“I remember talking to college classmates of mine, there was this general feeling of like anxiety and panic about what our lives were going to be like and the choices we were going to have to make once college ended... I just want to give you the message that it's all going to be cool in the end. It doesn't really matter that much the choices you make as long as you keep alert enough and nimble enough to keep changing course along the way.”
Jonathan Harris spoke to a full auditorium at the Rhode Island School of Design last Thursday, telling stories from his life and some turning points that happened along the way. An artist, programmer, and world explorer, Harris's work focuses on humanizing the Internet in a rapidly expanding digital age.
Harris framed the lecture in four parts chronologically, around turning points in his own life: Internet, Real Life, My Life, Our Lives. Starting with his early twenties, Harris spoke about his focus on the Internet and on looking for stories hiding in data. An interest in collecting found objects led him to the concept of "partial obstruction, partial revelation"—the idea that in leaving space, it allows people to come closer and fill that space with their own experiences. He applied this technique to a lot of his early web work.
“I actually saw the web as a very human place. I saw all of this data, this messy data, that was there had been put there by people and so it was very human. I was very interested in demonstrating this principle when I was a kid, that the web was actually a very human place.”
An attempt to "tease out some of the poetry" from the mess of the Internet led to several projects, including We Feel Fine. Essentially a search engine for feeling, We Feel Fine scans the latest blog posts every two or three minutes looking for phrases following 'I feel...' or 'I am feeling...' Those phrases are collected in a database including the gender, age, and location of the author, as well as the weather conditions when they wrote the sentence. Since its genesis seven years ago, We Feel Fine has amassed about 20 million feelings.
Changing courses dramatically, Harris concluded his first quadrant with a few thoughts on data. "I think data is a very good approach for certain types of insights that you're after, but it's an incredibly limited approach for other insights and it can actually lead to quite superficial insights a lot of the time." Harris no longer believed, as he did in his twenties, that life's problems could be solved through data. Starting to feel like there was a level of depth his data-based projects weren't reaching, Harris began to do projects that involved intense real-world experiences documented himself.
The first project of this nature was called The Whale Hunt, which took place in Vero, Alaska. Living with a family of Eskimos, Harris followed them on their ten-day whale hunt, documenting it through photos. In this endeavor, Harris wanted to come to some level of empathy with the computer, so he gave himself a set of rules to follow. Every five minutes he would take a photograph, increasing that frequency of photographs to about 40 in five minutes, corresponding to his increasing heartbeat.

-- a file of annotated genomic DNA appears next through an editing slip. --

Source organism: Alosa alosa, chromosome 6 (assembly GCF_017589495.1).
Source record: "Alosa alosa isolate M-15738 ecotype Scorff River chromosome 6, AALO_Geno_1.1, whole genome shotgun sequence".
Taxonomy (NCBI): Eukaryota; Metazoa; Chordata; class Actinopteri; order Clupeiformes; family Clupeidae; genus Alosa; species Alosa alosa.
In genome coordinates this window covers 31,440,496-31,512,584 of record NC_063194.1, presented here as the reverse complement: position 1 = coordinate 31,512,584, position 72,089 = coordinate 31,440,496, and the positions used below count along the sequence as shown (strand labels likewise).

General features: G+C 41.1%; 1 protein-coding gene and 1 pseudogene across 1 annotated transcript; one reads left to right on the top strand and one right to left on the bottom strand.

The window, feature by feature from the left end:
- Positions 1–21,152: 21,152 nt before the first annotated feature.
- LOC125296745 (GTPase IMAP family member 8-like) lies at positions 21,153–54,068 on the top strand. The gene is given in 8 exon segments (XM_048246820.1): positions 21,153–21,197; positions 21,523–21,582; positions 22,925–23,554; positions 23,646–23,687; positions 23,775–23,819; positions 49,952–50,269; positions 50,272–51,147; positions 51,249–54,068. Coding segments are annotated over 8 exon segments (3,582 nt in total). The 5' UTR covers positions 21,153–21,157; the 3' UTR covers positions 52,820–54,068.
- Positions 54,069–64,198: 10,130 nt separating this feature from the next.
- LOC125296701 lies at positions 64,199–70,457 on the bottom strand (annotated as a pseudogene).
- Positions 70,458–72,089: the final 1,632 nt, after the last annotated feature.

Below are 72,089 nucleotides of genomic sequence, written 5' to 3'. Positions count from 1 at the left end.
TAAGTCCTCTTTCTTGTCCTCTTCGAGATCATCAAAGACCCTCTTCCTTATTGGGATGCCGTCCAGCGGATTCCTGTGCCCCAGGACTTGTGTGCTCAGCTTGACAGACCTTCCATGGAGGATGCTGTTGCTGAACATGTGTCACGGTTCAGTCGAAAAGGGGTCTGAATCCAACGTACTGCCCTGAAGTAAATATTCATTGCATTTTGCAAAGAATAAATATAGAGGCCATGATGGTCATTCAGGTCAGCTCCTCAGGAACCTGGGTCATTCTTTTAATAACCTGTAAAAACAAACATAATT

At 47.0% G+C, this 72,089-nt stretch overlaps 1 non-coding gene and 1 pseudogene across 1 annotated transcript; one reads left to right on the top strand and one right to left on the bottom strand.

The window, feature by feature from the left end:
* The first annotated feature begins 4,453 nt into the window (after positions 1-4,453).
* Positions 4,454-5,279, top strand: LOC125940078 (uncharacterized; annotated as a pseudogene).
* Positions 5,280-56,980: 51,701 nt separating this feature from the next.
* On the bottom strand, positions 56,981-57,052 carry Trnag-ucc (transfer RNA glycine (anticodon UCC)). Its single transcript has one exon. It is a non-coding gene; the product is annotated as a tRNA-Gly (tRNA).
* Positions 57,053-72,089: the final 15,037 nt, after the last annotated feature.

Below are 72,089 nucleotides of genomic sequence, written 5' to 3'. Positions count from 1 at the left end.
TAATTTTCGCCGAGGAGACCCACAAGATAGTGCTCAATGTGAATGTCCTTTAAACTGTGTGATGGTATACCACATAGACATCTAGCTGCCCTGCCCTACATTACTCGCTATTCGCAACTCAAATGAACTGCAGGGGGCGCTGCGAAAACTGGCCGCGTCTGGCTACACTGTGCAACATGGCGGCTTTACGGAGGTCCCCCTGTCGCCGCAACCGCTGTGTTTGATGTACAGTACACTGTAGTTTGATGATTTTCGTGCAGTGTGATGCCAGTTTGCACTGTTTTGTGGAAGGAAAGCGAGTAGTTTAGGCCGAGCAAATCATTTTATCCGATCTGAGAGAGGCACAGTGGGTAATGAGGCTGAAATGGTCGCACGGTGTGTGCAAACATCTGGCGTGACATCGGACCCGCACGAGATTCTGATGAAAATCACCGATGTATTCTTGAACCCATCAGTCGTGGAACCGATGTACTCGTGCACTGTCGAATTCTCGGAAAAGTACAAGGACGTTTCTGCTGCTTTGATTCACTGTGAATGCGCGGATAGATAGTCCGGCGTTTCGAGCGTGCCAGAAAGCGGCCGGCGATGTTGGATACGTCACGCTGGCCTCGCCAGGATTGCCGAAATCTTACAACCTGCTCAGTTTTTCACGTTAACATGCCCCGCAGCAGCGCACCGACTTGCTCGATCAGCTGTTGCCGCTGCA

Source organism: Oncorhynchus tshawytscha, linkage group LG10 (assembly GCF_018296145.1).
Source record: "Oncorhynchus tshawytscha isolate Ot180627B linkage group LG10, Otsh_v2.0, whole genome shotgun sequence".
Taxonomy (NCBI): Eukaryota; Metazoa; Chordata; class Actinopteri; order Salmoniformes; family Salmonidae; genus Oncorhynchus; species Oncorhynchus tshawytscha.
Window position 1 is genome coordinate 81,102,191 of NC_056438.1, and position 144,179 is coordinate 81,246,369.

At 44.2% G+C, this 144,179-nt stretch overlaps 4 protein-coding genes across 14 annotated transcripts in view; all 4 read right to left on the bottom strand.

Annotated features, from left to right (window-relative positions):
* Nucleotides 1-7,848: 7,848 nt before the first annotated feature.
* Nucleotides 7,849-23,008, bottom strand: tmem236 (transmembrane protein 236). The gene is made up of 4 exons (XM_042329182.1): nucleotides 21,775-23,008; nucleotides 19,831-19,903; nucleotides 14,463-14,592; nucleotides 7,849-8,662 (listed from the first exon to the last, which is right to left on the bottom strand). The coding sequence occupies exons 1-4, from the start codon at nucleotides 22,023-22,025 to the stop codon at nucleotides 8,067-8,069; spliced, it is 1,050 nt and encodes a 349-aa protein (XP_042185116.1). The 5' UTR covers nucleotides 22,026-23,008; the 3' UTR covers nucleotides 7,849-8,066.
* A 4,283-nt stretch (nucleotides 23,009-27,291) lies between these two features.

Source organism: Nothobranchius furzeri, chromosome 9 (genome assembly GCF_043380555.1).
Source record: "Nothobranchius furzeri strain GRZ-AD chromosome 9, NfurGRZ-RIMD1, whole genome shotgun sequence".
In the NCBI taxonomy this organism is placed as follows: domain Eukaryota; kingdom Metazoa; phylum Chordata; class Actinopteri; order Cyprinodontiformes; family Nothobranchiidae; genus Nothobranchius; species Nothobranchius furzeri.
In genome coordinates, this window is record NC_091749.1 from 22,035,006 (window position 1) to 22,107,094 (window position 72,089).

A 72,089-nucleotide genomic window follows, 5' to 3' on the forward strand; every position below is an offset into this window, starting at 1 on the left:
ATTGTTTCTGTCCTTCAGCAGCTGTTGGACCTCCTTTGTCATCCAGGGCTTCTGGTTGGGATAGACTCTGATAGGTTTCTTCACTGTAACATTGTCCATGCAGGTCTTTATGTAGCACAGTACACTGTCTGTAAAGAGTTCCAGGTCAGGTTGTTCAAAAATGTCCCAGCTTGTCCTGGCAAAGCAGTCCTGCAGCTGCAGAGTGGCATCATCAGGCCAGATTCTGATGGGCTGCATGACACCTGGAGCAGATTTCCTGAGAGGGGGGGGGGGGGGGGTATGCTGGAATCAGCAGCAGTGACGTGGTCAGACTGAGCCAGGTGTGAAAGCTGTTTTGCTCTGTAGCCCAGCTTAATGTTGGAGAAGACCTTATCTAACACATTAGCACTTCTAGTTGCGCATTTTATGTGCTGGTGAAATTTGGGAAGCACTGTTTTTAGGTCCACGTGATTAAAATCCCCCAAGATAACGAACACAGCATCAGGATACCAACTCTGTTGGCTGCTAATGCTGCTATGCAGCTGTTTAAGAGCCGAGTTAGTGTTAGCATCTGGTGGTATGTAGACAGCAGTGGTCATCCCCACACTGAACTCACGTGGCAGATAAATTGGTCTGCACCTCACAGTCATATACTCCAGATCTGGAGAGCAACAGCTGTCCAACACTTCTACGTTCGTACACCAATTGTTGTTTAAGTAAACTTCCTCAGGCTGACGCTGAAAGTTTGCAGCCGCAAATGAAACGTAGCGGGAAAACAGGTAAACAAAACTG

The motif of storytelling was evident throughout Harris's work and the lecture, as he kept coming back to the elements that make up a story and the concept of sharing that story with others. The Whale Hunt was no exception, as the photos from the hunt were categorized by cast, concepts, context, and cadence. As Harris moved on to discuss the third part of his lecture, My Life, he focused on the story of his own life and how his work began to take a more autobiographical approach. In trying to fully experience each moment, he took a photo and wrote about it each day. Walking the audience through some of his favorite shots, Harris acknowledged the power the ritual began to take over his own life, as it caused him to recognize his life as a story being made with each decision.
“There is this trade off between documenting your life and living your life. When you document your life too heavily, it actually can have the effect of taking you out of the moment and you end up being a spectator to your own existence.“
Harris, in the final quadrant of his lecture, introduced the audience to his latest exploration, Cowbird. He described the project as a "Wikipedia for human experiences" with the hopes that it will provide a public library for others to draw upon. Harris sees Cowbird as a tool for everyone to chronicle experiences of living.
Harris urged the audience of future artists and designers to use their powers for good, and be wary of the work they release into the world. In a world inundated with Tweets and Facebook updates, Harris hopes that his work will encourage others to take a step back and view the larger story as a whole.
Carly Ayres is a writer using language and interaction to engage people in new and interesting ways. She previously penned "In the Details," Core77's weekly deep-dive into the making of a new product or project. Along the way, she covered rugs with dinosaurs, shrink-wrapped buildings, kinetic military boots, and a myriad of other topics. She attended the Rhode Island School of Design and lives in New York.